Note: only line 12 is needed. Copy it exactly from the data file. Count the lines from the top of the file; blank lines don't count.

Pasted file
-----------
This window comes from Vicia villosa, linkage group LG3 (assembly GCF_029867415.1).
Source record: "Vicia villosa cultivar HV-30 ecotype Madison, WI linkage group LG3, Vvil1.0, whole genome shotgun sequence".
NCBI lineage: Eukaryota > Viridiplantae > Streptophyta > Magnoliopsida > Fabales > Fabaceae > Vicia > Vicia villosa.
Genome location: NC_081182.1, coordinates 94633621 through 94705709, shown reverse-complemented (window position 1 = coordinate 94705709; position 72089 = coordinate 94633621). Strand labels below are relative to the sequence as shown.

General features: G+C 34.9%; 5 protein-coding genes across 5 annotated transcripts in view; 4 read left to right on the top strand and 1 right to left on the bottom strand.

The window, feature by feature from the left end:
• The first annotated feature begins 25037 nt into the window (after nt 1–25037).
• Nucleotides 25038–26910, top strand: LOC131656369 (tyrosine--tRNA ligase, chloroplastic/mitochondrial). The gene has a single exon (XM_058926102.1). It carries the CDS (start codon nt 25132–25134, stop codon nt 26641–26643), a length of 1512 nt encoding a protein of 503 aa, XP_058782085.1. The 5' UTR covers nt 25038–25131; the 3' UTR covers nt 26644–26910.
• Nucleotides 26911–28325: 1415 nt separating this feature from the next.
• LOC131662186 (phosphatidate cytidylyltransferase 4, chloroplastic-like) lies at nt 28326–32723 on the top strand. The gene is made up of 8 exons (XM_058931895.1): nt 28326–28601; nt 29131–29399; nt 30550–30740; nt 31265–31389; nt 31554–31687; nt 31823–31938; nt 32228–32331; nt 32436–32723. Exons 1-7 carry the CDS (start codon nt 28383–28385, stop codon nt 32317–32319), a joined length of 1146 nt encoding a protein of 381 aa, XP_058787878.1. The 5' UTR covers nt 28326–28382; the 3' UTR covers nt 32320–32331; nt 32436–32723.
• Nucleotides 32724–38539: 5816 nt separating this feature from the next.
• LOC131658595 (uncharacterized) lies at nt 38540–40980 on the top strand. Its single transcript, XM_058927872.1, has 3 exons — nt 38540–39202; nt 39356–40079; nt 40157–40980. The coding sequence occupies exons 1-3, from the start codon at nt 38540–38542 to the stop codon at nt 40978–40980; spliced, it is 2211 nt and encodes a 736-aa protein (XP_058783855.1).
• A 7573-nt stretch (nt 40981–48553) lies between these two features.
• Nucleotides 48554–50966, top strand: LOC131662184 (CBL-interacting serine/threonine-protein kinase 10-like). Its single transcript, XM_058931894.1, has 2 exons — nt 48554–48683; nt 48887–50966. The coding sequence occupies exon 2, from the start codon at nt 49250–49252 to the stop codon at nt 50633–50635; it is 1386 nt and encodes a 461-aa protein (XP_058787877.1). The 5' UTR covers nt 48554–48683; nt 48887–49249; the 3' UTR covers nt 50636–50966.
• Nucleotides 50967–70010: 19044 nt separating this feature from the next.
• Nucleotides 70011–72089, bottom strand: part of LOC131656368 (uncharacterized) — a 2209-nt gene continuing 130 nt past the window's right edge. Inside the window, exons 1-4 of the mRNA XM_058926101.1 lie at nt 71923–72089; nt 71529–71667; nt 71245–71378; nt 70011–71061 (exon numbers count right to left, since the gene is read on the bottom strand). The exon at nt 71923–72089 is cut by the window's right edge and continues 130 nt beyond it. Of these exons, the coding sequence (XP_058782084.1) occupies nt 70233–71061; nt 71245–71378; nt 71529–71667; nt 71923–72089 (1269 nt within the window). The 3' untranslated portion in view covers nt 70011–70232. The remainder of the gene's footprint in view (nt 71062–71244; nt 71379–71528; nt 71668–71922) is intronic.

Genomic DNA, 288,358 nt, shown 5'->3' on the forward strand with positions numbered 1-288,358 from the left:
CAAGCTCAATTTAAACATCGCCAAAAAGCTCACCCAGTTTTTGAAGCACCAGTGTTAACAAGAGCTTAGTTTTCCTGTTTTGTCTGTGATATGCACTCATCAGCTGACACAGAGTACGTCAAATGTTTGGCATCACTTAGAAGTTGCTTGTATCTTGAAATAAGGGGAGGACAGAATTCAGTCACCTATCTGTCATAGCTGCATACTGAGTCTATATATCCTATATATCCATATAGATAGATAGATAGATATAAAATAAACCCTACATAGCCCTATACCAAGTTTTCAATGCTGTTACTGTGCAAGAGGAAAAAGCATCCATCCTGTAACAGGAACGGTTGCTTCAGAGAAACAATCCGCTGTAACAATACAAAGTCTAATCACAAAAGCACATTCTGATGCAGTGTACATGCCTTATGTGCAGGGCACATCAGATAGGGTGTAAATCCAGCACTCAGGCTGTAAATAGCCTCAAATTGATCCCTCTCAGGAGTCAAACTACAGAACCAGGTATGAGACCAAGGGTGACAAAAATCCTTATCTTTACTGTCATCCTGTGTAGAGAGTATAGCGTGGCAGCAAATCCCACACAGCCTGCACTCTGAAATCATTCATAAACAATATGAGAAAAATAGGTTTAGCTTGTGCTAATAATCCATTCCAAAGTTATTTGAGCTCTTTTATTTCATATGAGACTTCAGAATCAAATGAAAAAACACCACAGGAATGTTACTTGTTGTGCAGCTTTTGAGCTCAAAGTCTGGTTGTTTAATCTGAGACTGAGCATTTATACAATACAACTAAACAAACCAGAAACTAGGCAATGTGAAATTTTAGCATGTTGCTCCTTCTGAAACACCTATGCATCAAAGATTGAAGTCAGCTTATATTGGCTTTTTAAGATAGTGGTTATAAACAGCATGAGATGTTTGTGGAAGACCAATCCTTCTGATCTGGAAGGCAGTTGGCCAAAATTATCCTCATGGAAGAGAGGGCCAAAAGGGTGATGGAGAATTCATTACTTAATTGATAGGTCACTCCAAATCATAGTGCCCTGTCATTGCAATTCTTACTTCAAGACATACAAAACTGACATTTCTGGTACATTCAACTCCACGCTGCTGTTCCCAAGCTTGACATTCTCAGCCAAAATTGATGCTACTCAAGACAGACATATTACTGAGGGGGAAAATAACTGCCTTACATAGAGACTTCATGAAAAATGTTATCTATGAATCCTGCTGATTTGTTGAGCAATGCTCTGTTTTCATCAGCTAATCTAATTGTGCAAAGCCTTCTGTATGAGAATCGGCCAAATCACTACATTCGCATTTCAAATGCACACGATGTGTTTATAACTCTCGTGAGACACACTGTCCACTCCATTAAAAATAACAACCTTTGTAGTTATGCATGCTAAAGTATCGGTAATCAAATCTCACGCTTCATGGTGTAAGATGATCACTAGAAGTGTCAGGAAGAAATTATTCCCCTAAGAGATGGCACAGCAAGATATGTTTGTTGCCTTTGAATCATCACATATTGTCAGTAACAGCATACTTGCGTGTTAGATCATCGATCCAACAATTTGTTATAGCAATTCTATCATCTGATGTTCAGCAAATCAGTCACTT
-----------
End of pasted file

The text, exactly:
• LOC131658595 (uncharacterized) lies at nt 38540–40980 on the top strand. Its single transcript, XM_058927872.1, has 3 exons — nt 38540–39202; nt 39356–40079; nt 40157–40980. The coding sequence occupies exons 1-3, from the start codon at nt 38540–38542 to the stop codon at nt 40978–40980; spliced, it is 2211 nt and encodes a 736-aa protein (XP_058783855.1).